During a heated debate in the Rajya Sabha in March 2015, socialist leader Sharad Yadav made controversial remarks about the complexion of women from a particular region of the country. When Smriti Irani, the then Human Resource Development minister, objected, Yadav told her nonchalantly: “I know what you are.”
The House was stunned. Few had expected a senior parliamentarian to utter such words. Yadav apologised, but cussedly after his old friend Arun Jaitley, the leader of the House, intervened. After the 2019 Lok Sabha elections, Irani has ensured nobody would ever tell her “I know what you are”. She defeated Congress President Rahul Gandhi by over 55,000 votes in his pocket borough of Amethi.
To put Irani’s achievement in context, the last time a Nehru-Gandhi family MP lost an election from a family stronghold was in 1977 when socialist leader Raj Narain defeated Indira Gandhi from Rae Bareli by over 50,000 votes.
Irani debuted in electoral politics
in 2004. Barely 28 at the time, Irani was a household name after her role of an ideal daughter-in-law in the popular television series, Kyunki Saas Bhi Kabhi Bahu Thi.
At her public meetings then, Irani would try to reprise her television persona. It brought people to her meeting but did not get her votes. She lost to Congress’s Kapil Sibal by over 70,000 votes in Delhi’s Chandni Chowk.
Missteps followed. She threatened to sit on a hunger strike if Narendra Modi, who was then the chief minister of Gujarat, did not quit. She retracted after the BJP leadership conveyed she could face disciplinary action. For the next seven years, Irani continued with her television career and climbed the organisational hierarchy of the BJP. She was elected to the Rajya Sabha from Gujarat in 2011. Modi was still the CM then.
In 2014, Irani contested against Rahul Gandhi from Amethi. It was a memorable campaign for her and there was a time when it had seemed the Congress leader might lose, but he received the support of the Samajwadi Party at a crucial juncture and won by over 100,000 votes.
In the Narendra Modi cabinet that took oath on May 26, 2014, Irani was appointed the HRD minister. Her tenure was tumultuous. Academicians complained they felt insulted. There were several controversies during her time, including the one around the suicide committed by Hyderabad Central University student Rohith Vemula.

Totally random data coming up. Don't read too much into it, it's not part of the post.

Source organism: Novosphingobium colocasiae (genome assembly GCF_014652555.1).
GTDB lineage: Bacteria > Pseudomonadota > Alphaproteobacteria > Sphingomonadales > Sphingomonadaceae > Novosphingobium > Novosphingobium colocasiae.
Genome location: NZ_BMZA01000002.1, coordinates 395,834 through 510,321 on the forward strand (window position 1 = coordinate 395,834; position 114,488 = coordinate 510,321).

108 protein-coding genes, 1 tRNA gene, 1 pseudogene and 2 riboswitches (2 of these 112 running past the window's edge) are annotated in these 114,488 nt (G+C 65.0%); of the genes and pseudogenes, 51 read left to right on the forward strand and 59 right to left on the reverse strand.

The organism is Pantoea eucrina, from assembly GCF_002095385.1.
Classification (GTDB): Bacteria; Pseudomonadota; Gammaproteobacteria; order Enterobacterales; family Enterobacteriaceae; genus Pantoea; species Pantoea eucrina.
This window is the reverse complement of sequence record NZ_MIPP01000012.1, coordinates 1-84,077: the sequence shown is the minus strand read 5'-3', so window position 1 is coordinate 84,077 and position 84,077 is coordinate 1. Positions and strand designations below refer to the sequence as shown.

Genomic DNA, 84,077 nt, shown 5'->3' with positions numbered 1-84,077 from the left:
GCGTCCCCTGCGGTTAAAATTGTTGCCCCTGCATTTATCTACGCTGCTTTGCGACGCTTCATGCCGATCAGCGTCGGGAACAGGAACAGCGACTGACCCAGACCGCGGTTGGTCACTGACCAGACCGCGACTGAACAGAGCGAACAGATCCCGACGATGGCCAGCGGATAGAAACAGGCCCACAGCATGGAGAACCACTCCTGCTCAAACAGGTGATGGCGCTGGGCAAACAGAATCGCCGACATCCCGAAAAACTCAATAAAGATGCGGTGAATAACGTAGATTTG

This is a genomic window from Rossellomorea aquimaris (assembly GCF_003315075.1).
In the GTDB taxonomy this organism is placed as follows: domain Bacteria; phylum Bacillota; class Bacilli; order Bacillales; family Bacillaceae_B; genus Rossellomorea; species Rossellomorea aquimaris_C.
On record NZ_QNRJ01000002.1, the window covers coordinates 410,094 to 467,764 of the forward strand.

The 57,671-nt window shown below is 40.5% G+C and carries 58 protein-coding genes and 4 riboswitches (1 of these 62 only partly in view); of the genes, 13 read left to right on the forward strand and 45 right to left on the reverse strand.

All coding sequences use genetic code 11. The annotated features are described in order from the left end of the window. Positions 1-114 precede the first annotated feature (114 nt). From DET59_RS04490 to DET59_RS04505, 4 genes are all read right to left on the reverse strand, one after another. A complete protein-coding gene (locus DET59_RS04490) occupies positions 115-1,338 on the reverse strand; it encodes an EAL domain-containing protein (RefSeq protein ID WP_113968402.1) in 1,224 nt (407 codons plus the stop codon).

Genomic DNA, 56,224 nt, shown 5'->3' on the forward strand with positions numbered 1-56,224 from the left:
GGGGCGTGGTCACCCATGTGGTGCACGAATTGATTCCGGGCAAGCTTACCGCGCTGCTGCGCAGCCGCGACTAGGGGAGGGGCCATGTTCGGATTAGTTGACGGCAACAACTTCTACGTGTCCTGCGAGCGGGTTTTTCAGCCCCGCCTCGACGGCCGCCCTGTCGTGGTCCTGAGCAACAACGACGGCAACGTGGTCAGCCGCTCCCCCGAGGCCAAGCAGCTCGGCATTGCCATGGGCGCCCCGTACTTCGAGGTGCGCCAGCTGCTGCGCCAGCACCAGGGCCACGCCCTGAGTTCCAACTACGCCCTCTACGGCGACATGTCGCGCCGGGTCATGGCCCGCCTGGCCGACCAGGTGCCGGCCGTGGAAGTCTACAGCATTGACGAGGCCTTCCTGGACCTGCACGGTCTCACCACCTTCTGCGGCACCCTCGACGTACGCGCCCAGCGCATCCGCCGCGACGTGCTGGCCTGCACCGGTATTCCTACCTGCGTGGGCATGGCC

Irani, however, was no longer the demure bahu of 2004. She was now a combative woman and fought the only way she knew how to, with aggression, and not just with her political rivals but also within her party.
In March 2015, Irani was dropped from the BJP’s reconstituted national
executive by its President Amit Shah.
In July 2016, Irani was transferred from the HRD ministry to textiles. Apart from several controversies that had plagued her tenure as HRD minister, Irani’s educational qualifications were under a cloud, particularly her claim that she was a graduate. In her affidavit to the Election Commission for the 2019 Lok Sabha election, Irani has said she is Class XII-pass, and not a graduate.
Her year-long stint at the Ministry of Information and Broadcasting (additional charge) was also controversy ridden. In both HRD and I&B ministries, Irani had minders from the Rashtriya Swayamsevak Sangh who would persuade her to take several of the decisions but had no accountability, and she suffered the consequences.
However, Irani stamped her personality as the minister of textiles. It was one tenure of hers away from controversies, gave her time to devote to Amethi and she gave a push to Indian traditional saris. It is not uncommon for buyers to be told at some of New Delhi’s state government-run emporiums how a particular sari design was Irani’s idea.
Irani has also consolidated her network in the film industry and among the media. She has also mellowed in her treatment of bureaucrats. Irani is one of the best orators in the BJP, and now its leading woman leader after defeating Rahul.